In Colorado, child support guidelines are based on a complicated calculation. It isn’t worth trying to calculate child support without the proper software – even for an experienced attorney or mathematician. The child support calculator software is used in virtually every case where support is required for a child, whether they are a child of a divorce, or a child of unmarried parents, or even if they are wards of the state. Outside of an agreement to waive the statutory support in favor of a deviation as agreed upon by the responsible parties, the courts generally are weary of deviating from the statutory formula.
To arrive at the amount for child support, several variables are taken into account, including: gross monthly income of both parties; the number of children; the amount of work related child care expenses; the amount of health insurance paid; the number of overnights spent with each parent; and other outside factors. These other factors include: the amount of spousal support paid; the number of other children from previous relationships; education related child care expenses; extraordinary medical expenses; and other extraordinary expenses or adjustments. All of these values are typically plugged into the calculator and the judge then prints the resulting calculation.
While the worksheet is incredibly useful and arrives at what appears to be a fair amount in many cases, due to the complicated nature of families, the worksheet does not always come up with an amount that makes sense. The variables each have their own quirky relationship to the equation and can combine to wreak havoc on an unsuspecting parent who thinks that the variables should be fair because they are statutory. As practitioners of family law we rely on the calculator for nearly every case involving minor children. Likewise, judges rely on the calculator when arriving at their findings and rulings on child support in virtually every domestic dispute involving minor children. While we know that the guidelines were adopted by the State Legislature over time, parts of the algorithm are simply unfair and appear to have been poorly thought out. Clever family law attorneys often exploit the quirky algorithm to their client’s benefit without necessarily disclosing their intent.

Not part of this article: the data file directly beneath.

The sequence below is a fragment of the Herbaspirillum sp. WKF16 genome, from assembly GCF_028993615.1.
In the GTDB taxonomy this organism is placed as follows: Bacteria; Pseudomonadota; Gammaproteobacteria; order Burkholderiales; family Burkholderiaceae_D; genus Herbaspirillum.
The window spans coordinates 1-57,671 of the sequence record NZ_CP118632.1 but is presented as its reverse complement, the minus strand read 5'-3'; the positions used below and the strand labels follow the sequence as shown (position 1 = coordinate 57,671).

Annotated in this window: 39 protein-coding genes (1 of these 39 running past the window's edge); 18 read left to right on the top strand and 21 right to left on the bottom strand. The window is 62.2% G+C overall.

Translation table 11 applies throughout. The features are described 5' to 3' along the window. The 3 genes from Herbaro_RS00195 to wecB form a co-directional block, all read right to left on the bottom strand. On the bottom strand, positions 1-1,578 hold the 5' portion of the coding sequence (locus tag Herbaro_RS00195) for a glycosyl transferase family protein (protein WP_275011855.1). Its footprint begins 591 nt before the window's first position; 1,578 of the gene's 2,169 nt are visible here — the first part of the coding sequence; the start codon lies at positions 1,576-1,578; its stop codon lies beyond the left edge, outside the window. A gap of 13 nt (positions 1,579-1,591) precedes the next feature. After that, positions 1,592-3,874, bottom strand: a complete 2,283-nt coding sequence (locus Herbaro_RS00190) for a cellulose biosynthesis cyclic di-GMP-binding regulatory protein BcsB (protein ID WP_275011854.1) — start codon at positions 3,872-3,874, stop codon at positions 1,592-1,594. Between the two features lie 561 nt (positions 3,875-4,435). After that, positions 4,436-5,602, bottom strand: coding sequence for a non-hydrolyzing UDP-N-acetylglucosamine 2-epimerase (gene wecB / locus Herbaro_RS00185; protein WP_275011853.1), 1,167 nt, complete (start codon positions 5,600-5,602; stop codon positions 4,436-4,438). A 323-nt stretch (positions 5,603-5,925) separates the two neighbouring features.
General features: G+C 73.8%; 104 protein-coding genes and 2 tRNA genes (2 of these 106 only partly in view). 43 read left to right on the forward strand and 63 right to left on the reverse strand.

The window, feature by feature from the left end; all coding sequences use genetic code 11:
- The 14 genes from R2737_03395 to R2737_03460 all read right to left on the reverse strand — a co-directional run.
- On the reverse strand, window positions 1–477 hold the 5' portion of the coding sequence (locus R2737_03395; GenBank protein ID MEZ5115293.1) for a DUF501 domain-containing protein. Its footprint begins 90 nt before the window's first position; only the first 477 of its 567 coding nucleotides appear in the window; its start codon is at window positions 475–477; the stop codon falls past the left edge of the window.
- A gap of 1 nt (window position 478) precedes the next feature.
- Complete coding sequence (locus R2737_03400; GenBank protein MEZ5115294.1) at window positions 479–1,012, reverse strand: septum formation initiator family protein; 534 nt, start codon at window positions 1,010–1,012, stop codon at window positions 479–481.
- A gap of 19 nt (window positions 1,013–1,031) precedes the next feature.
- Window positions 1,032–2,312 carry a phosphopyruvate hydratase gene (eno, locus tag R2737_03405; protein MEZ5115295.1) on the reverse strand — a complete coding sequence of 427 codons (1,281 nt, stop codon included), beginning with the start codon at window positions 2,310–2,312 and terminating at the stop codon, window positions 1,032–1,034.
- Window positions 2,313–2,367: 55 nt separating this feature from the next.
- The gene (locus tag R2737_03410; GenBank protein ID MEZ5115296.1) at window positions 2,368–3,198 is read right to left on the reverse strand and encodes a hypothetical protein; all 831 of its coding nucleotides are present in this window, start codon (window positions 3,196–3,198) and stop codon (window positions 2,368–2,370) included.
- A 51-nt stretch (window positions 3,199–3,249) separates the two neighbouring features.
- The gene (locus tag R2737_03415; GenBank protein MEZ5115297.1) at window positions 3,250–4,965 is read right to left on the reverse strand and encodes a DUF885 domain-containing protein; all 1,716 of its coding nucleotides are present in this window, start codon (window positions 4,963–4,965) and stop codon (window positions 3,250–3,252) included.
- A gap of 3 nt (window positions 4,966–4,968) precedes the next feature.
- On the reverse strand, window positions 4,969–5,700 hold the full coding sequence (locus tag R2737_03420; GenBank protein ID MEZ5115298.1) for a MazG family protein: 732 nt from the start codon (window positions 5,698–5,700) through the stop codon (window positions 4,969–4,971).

Father, a taxi driver who makes $4,000 per month, has multiple children from multiple mothers (say 1 child of his first relationship, 1 of his second relationship, and having finally “settled down” is married and has 2 children living at home with him).
The first Mother, who makes $2,000 per month, has a 15 year old of this relationship, and since she lives in Texas, she has also settled down and has another child of a different relationship, age 13. Father gets only a few weeks per year with this child. The children are on state health insurance.
The second Mother who makes $2,000 per month, has a 7 year old of this relationship and no other children. Father also doesn’t get more than a couple of weeks a year with this child.
The third Mother makes $2,000 per month, but has a 4 year old. The children don’t have any overnights with their father either. They hardly ever see the other children.
First Mother for child support purposes often gets to pretend that all after-born children don’t exist. Therefore, she gets $561.40 per month from Father as child support. Interestingly, if she didn’t have that 13 year old (which had nothing to do with this Father), she would get $545.36. She is on what is called Worksheet A, because he has less than 93 nights per year with the child. What would happen if he got 92 overnights per year with this child instead of two weeks per year? Nothing would change. How about 93 overnights? Then the answers would be $535 and $505 respectively. That’s a big change for only one overnight difference per year!
Second Mother also has one child of this Father, but her order would take into account not only his first child, but in part would take into account the fact that the First Mother then went and had a second child. The result of this calculation would be that Second Mother would receive 497.20.
The third Mother receives $449.07 in child support.
What if Father’s income was $2000 instead? 344; 286; 240. The first mother receives almost 50% more than the third mother.
What if all incomes were 2k per month, but the first Mother put her child into 1k/month of child care? $838.50; 179; 108. It is incredible what impact the first mother can have on the third mother based on her decisions. In this case, the first mother receives approximately 8 times what the third mother receives.
To further complicate matters, Colorado has two support worksheets, “Worksheet A” and “Worksheet B.” Worksheet A is used in cases when one of the parents has the child for less than 93 overnights per year and Worksheet B is used where both parents have the children 93 or more overnights per year. The amount of child support is typically more when a worksheet A is used. It is unfortunate, but many focus their negotiations around the 92/93 overnight mark because the child support calculation can drastically change there is a shift between the worksheets.
The three purposes of the child support guidelines are presented in the statute: 1. To establish as state policy an adequate standard of support for children, subject to the ability of parents to pay; 2. To make awards more equitable by ensuring more consistent treatment of persons in similar circumstances, and 3. To improve the efficiency of the court process by promoting settlements and giving courts and the parties guidance in establishing levels of awards.
Culver Van Der Jagt and Megan Kahn